Philly vet finds refuge from IEDs in boxing ring

 Veteran Wendell Chavis finds his joy at Joe Hand boxing gym, where he helps to train young fighters like Bryan Roque (right). (Emma Lee/WHYY)

Veteran Wendell Chavis finds his joy at Joe Hand boxing gym, where he helps to train young fighters like Bryan Roque (right). (Emma Lee/WHYY)

To say that Wendell Chavis likes training fighters at Philadelphia’s Joe Hand Boxing Gym would be quite an understatement.

He absolutely loves it.

Even when he’s serving as a human punching bag, the Army veteran can’t stop grinning. It’s truly his place of peace.

“It feels like I got no worry in the world, but once I leave out this ring back out into the world it’s a whole different ball game, but in here I’m free,” said Chavis.

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Five days a week, the 48-year-old drives down from Northeast Philadelphia to help train amateur boxers young and old — for free.

“I get a lot out of it you know what I mean? Cause it helps me from keeping my mind from off the stuff that I went through. And as long as I can help one person, I’m good,” he said.

Chavis suffers from PTSD. The disorder can wreak havoc on his mood and sleep. He also fights through the pain of a Traumatic Brain Injury and is on disability.

“I’m a 100 percent service connected,” said Chavis. “That’s my income that I get.”

Chavis spent a year with the First Infantry Division in Baiji, Iraq, at the height of the war. It was a place known for insurgent attacks. Chavis helped lead a convoy tasked with removing IEDs — improvised explosive devices.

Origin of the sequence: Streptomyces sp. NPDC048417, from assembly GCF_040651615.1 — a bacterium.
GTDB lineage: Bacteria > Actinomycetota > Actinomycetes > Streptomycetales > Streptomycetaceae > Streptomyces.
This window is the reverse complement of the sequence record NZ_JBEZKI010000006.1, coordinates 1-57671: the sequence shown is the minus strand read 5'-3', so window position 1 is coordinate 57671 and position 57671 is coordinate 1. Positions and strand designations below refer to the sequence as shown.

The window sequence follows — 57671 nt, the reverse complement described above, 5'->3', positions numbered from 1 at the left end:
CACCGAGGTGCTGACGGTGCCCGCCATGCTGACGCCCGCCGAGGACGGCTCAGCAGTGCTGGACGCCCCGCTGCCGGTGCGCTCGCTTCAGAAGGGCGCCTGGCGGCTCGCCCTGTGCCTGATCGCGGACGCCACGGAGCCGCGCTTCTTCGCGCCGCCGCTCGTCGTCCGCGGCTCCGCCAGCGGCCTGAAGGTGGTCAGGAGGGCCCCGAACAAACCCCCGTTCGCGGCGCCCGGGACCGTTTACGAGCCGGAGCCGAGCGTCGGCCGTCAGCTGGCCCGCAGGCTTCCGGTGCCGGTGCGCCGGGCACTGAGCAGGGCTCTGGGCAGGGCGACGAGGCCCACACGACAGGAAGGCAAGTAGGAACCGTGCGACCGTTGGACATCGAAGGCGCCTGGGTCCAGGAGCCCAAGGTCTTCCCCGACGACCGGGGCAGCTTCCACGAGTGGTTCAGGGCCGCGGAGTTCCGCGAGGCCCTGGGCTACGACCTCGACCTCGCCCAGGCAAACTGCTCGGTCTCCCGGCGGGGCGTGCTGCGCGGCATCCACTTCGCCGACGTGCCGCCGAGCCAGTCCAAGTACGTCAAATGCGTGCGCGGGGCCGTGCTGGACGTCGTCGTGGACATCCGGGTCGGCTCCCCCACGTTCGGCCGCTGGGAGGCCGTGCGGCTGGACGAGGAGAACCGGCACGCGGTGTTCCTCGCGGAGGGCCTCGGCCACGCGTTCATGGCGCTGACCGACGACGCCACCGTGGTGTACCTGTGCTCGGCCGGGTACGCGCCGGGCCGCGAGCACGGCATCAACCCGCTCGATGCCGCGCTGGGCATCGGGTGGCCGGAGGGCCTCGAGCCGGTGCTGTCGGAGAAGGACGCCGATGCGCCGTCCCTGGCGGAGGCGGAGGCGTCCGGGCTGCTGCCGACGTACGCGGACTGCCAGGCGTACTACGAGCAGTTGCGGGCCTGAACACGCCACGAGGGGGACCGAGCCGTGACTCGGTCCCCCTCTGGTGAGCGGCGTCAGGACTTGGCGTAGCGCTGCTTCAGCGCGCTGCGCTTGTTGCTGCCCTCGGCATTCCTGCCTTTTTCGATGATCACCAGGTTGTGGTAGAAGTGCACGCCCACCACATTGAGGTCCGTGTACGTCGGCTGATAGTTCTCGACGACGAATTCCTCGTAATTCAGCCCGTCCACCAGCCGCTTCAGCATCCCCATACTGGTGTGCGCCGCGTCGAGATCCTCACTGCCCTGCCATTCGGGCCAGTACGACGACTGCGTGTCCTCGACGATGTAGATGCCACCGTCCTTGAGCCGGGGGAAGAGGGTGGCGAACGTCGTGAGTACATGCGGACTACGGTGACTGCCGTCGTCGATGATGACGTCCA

“They called us IED hunters,” he said. “We go out and hunt for IEDs, to destroy IEDs so that the U.S. convoys can travel down a certain route to take supplies to other bases throughout Iraq.”

On several occasions, Chavis was thrown from his vehicle during these treacherous assignments.

He remembers only parts of the missions that landed him in the hospital, almost always with a concussion.

“There were numerous bombs set prior to us getting to the one we were supposed to get to and one of them bombs had caught our vehicle and it threw me out of my seat in the gunner hatch and I was unconscious and blacked out,” said Chavis.

Chavis retired in 2006 after 25 years in the military.

Afterwards, he went back to bad habits, mostly drinking and gambling. For a time, he was homeless.

With the help of the Department of Veterans Affairs in Philadelphia, though, Chavis said he’s come a long way over the last few years. But he still feels like he has a ways to go.

“Fifty percent I’d say, I feel like myself. I’m not quite there yet,” he said.

Chavis said his PTSD is largely under control, but there are still times when he finds himself scanning the horizon for danger.

“When I’m driving, a lot of debris and stuff in the streets, you know I’m thinking that could be some type of explosive or something,” he said.

On Veterans Day, Chavis typically grabs dinner with some of his old military friends, those who are still alive. Other than in the boxing gym, it’s perhaps one of the only times he feels at ease.

Still, he said, nothing compares to being around the smell of sweat, the sound of gloves hitting pads and flesh.

It’s the only time he said he feels like the leader he was in the Army.

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